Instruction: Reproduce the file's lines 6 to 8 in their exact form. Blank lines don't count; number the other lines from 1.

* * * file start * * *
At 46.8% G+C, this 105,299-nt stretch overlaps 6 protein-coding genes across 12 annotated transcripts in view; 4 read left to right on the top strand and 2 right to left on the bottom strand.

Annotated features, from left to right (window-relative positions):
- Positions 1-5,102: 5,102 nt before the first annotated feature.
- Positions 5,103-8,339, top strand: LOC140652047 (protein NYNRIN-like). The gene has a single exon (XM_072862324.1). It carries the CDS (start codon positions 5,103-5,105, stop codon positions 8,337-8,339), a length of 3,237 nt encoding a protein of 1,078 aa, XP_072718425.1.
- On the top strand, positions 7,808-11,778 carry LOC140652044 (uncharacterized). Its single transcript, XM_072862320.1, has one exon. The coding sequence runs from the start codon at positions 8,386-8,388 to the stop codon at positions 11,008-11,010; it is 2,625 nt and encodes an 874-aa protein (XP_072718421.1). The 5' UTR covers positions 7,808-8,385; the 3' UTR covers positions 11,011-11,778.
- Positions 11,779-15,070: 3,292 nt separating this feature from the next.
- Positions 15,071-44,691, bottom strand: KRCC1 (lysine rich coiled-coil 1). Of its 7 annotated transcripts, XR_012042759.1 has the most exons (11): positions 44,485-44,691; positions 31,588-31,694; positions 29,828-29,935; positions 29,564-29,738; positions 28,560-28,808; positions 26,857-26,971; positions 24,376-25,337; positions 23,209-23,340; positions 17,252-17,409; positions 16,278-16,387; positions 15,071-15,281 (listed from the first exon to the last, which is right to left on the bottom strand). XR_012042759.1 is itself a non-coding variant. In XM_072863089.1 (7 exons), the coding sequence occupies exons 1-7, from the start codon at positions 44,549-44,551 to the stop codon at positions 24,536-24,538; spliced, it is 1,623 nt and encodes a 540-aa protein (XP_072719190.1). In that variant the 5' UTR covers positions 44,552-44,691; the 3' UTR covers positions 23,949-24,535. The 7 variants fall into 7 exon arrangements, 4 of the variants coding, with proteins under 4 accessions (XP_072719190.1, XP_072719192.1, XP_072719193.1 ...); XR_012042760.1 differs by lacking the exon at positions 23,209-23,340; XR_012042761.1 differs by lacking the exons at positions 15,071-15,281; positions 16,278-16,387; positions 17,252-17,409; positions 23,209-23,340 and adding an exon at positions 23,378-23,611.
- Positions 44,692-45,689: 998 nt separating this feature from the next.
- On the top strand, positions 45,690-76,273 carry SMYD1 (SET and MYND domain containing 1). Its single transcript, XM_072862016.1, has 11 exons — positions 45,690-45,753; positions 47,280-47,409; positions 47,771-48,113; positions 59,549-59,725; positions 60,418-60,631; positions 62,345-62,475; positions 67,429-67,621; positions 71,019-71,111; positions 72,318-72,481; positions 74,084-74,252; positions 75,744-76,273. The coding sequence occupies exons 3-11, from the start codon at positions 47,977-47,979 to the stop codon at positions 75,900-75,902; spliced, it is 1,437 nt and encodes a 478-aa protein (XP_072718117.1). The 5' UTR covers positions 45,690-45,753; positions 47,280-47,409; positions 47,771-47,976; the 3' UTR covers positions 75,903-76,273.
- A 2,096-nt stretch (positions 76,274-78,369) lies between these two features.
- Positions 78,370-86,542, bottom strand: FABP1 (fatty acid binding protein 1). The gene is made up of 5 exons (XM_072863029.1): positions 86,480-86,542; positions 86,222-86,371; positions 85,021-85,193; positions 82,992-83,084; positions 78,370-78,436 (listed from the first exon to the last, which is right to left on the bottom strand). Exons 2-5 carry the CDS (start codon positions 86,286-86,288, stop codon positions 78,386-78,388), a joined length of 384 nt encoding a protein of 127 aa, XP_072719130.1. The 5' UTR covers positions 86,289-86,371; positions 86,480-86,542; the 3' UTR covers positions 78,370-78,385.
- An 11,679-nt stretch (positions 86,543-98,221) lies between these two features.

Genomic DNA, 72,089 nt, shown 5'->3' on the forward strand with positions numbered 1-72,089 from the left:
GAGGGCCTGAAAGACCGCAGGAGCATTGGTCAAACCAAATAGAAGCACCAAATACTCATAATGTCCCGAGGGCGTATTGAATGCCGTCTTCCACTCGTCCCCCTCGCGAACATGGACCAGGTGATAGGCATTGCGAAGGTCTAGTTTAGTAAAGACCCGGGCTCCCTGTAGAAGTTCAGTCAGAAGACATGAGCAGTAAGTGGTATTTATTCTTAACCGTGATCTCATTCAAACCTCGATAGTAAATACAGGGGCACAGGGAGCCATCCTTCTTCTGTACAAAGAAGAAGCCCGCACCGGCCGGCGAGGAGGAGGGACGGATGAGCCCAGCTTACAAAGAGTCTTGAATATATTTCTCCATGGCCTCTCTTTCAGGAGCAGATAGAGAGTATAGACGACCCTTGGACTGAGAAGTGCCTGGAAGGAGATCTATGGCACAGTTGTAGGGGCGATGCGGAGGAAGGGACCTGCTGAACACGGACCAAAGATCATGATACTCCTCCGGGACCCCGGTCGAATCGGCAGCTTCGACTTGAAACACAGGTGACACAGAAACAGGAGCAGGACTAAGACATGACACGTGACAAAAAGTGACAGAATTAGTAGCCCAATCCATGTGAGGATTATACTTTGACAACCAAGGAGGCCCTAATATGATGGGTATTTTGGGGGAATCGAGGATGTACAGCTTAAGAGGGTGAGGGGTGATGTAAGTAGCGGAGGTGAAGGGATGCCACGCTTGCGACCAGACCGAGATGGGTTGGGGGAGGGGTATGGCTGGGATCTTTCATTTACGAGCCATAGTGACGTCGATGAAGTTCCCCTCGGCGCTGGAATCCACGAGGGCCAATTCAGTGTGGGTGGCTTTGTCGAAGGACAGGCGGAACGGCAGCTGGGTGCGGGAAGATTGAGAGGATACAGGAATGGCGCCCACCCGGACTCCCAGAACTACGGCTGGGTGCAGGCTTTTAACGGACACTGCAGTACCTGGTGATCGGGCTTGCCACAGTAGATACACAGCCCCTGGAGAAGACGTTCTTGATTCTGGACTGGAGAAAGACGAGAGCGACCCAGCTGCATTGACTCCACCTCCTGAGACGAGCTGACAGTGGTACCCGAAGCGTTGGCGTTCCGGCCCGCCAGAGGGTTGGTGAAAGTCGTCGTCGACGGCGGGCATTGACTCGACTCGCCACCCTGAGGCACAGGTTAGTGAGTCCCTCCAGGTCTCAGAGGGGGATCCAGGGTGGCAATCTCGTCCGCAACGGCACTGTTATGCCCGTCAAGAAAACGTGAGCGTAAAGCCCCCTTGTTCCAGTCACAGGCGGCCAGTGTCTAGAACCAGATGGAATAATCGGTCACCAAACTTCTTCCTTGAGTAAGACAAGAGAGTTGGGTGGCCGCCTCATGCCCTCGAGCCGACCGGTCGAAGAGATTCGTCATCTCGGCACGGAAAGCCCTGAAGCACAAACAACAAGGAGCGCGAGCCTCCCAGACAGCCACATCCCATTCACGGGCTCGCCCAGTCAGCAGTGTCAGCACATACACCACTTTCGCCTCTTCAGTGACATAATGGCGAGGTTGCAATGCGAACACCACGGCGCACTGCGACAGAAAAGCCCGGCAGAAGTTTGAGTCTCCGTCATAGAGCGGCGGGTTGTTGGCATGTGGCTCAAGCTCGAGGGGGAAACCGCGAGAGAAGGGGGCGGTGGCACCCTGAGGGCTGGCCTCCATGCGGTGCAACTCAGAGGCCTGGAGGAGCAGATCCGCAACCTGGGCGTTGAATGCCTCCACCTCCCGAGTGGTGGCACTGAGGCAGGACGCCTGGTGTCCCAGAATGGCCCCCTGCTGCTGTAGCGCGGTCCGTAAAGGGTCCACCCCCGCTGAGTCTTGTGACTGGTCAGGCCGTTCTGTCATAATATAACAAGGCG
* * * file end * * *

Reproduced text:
- Positions 11,779-15,070: 3,292 nt separating this feature from the next.
- Positions 15,071-44,691, bottom strand: KRCC1 (lysine rich coiled-coil 1). Of its 7 annotated transcripts, XR_012042759.1 has the most exons (11): positions 44,485-44,691; positions 31,588-31,694; positions 29,828-29,935; positions 29,564-29,738; positions 28,560-28,808; positions 26,857-26,971; positions 24,376-25,337; positions 23,209-23,340; positions 17,252-17,409; positions 16,278-16,387; positions 15,071-15,281 (listed from the first exon to the last, which is right to left on the bottom strand). XR_012042759.1 is itself a non-coding variant. In XM_072863089.1 (7 exons), the coding sequence occupies exons 1-7, from the start codon at positions 44,549-44,551 to the stop codon at positions 24,536-24,538; spliced, it is 1,623 nt and encodes a 540-aa protein (XP_072719190.1). In that variant the 5' UTR covers positions 44,552-44,691; the 3' UTR covers positions 23,949-24,535. The 7 variants fall into 7 exon arrangements, 4 of the variants coding, with proteins under 4 accessions (XP_072719190.1, XP_072719192.1, XP_072719193.1 ...); XR_012042760.1 differs by lacking the exon at positions 23,209-23,340; XR_012042761.1 differs by lacking the exons at positions 15,071-15,281; positions 16,278-16,387; positions 17,252-17,409; positions 23,209-23,340 and adding an exon at positions 23,378-23,611.
- Positions 44,692-45,689: 998 nt separating this feature from the next.